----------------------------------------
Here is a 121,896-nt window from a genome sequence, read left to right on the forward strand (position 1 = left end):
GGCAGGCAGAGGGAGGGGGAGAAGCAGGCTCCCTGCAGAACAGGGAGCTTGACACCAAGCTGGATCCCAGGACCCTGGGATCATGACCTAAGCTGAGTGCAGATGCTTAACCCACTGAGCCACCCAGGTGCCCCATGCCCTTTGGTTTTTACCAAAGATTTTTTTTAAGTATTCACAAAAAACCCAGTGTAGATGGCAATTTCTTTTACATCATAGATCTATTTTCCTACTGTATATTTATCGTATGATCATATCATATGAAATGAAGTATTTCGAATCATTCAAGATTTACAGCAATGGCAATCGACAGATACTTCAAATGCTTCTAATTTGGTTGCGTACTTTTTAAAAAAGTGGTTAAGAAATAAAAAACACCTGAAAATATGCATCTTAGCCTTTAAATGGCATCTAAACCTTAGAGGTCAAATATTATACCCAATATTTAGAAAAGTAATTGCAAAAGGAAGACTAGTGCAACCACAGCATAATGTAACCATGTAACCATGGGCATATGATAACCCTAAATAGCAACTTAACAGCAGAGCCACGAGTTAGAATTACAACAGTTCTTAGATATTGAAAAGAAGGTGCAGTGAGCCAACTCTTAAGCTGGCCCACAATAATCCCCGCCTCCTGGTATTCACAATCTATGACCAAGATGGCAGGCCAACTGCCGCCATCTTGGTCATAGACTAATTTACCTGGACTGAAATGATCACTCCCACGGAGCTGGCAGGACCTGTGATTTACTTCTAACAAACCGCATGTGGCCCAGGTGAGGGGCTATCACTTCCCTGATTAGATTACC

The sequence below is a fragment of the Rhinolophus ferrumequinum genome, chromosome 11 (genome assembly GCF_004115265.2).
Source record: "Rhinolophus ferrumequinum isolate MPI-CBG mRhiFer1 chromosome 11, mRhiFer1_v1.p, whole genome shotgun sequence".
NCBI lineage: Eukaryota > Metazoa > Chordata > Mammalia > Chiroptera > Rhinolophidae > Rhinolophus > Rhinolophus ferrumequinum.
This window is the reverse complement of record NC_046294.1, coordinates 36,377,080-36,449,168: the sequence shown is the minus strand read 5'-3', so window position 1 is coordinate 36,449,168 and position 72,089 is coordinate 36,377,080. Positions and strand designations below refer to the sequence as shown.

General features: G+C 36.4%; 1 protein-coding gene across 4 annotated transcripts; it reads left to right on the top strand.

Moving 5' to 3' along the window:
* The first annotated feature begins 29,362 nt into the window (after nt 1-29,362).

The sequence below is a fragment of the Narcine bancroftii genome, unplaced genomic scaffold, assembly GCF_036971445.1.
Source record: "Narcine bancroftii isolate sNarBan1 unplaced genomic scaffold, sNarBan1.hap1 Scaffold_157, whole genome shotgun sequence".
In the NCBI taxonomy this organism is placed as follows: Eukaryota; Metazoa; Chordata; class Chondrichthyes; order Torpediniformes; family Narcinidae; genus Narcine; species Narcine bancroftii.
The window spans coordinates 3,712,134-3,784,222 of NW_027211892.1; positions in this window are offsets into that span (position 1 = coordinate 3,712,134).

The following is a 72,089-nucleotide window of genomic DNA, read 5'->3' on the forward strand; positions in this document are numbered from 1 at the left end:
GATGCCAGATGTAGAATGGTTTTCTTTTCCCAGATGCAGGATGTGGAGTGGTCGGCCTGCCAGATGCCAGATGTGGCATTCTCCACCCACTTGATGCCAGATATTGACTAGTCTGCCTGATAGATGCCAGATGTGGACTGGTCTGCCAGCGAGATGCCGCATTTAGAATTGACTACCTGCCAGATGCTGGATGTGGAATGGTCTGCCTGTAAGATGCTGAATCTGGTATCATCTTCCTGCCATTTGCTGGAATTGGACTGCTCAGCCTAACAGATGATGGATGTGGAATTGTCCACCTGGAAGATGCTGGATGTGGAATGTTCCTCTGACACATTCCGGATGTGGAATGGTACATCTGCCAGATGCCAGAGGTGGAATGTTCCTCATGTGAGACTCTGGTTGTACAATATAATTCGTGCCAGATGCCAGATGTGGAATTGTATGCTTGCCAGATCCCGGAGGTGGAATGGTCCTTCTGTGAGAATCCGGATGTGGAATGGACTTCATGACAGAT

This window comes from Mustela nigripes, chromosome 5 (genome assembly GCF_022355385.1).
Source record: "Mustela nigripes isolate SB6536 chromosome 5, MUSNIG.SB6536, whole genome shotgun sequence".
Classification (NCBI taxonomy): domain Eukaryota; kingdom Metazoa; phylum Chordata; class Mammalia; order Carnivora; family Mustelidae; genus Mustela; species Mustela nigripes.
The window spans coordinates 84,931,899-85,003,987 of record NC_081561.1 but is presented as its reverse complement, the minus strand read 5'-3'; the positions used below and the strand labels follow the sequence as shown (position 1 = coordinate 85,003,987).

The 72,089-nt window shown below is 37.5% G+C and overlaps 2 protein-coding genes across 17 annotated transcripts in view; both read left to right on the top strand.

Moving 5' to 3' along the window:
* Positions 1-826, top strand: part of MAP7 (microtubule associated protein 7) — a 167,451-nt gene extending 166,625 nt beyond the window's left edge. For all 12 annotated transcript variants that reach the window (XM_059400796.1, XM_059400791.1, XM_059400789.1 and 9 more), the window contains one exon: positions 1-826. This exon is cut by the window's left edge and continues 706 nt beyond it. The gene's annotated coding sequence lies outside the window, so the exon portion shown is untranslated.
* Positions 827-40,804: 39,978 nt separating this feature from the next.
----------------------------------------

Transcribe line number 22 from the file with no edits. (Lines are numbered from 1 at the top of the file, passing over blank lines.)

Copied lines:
* Positions 1-826, top strand: part of MAP7 (microtubule associated protein 7) — a 167,451-nt gene extending 166,625 nt beyond the window's left edge. For all 12 annotated transcript variants that reach the window (XM_059400796.1, XM_059400791.1, XM_059400789.1 and 9 more), the window contains one exon: positions 1-826. This exon is cut by the window's left edge and continues 706 nt beyond it. The gene's annotated coding sequence lies outside the window, so the exon portion shown is untranslated.